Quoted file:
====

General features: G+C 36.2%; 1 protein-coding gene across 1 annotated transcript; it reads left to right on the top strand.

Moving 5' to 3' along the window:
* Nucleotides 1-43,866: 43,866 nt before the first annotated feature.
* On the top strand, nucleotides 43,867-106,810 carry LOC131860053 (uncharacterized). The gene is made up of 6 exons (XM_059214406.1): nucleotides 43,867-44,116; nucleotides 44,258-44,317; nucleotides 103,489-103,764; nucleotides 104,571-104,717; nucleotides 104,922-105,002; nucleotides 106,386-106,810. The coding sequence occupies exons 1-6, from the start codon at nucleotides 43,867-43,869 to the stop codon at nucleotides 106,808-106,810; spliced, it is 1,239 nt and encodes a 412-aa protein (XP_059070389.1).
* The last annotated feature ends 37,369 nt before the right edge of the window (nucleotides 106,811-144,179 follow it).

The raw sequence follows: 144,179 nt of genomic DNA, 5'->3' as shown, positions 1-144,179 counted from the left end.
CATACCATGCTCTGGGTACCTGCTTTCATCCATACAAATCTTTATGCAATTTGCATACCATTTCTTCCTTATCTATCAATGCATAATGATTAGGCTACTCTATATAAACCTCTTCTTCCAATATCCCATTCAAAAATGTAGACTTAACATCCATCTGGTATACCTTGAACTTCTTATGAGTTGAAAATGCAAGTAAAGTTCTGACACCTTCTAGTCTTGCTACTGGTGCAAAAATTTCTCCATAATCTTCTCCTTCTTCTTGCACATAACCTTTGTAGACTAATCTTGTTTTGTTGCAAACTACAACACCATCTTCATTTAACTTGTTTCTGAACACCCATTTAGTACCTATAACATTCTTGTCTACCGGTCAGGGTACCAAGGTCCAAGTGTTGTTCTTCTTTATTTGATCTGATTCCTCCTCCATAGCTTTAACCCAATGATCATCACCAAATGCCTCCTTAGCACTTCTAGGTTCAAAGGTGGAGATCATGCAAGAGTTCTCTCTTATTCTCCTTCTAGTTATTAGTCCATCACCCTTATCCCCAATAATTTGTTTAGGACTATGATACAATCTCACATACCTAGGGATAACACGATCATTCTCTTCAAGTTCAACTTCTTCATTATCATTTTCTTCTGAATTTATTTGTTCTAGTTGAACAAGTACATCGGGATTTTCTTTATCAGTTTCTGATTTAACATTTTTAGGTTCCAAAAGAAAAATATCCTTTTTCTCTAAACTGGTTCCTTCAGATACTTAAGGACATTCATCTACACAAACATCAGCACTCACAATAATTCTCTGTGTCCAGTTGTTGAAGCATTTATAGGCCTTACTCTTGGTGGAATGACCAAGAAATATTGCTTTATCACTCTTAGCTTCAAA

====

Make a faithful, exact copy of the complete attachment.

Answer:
General features: G+C 36.2%; 1 protein-coding gene across 1 annotated transcript; it reads left to right on the top strand.

Moving 5' to 3' along the window:
* Nucleotides 1-43,866: 43,866 nt before the first annotated feature.
* On the top strand, nucleotides 43,867-106,810 carry LOC131860053 (uncharacterized). The gene is made up of 6 exons (XM_059214406.1): nucleotides 43,867-44,116; nucleotides 44,258-44,317; nucleotides 103,489-103,764; nucleotides 104,571-104,717; nucleotides 104,922-105,002; nucleotides 106,386-106,810. The coding sequence occupies exons 1-6, from the start codon at nucleotides 43,867-43,869 to the stop codon at nucleotides 106,808-106,810; spliced, it is 1,239 nt and encodes a 412-aa protein (XP_059070389.1).
* The last annotated feature ends 37,369 nt before the right edge of the window (nucleotides 106,811-144,179 follow it).

The raw sequence follows: 144,179 nt of genomic DNA, 5'->3' as shown, positions 1-144,179 counted from the left end.
CATACCATGCTCTGGGTACCTGCTTTCATCCATACAAATCTTTATGCAATTTGCATACCATTTCTTCCTTATCTATCAATGCATAATGATTAGGCTACTCTATATAAACCTCTTCTTCCAATATCCCATTCAAAAATGTAGACTTAACATCCATCTGGTATACCTTGAACTTCTTATGAGTTGAAAATGCAAGTAAAGTTCTGACACCTTCTAGTCTTGCTACTGGTGCAAAAATTTCTCCATAATCTTCTCCTTCTTCTTGCACATAACCTTTGTAGACTAATCTTGTTTTGTTGCAAACTACAACACCATCTTCATTTAACTTGTTTCTGAACACCCATTTAGTACCTATAACATTCTTGTCTACCGGTCAGGGTACCAAGGTCCAAGTGTTGTTCTTCTTTATTTGATCTGATTCCTCCTCCATAGCTTTAACCCAATGATCATCACCAAATGCCTCCTTAGCACTTCTAGGTTCAAAGGTGGAGATCATGCAAGAGTTCTCTCTTATTCTCCTTCTAGTTATTAGTCCATCACCCTTATCCCCAATAATTTGTTTAGGACTATGATACAATCTCACATACCTAGGGATAACACGATCATTCTCTTCAAGTTCAACTTCTTCATTATCATTTTCTTCTGAATTTATTTGTTCTAGTTGAACAAGTACATCGGGATTTTCTTTATCAGTTTCTGATTTAACATTTTTAGGTTCCAAAAGAAAAATATCCTTTTTCTCTAAACTGGTTCCTTCAGATACTTAAGGACATTCATCTACACAAACATCAGCACTCACAATAATTCTCTGTGTCCAGTTGTTGAAGCATTTATAGGCCTTACTCTTGGTGGAATGACCAAGAAATATTGCTTTATCACTCTTAGCTTCAAA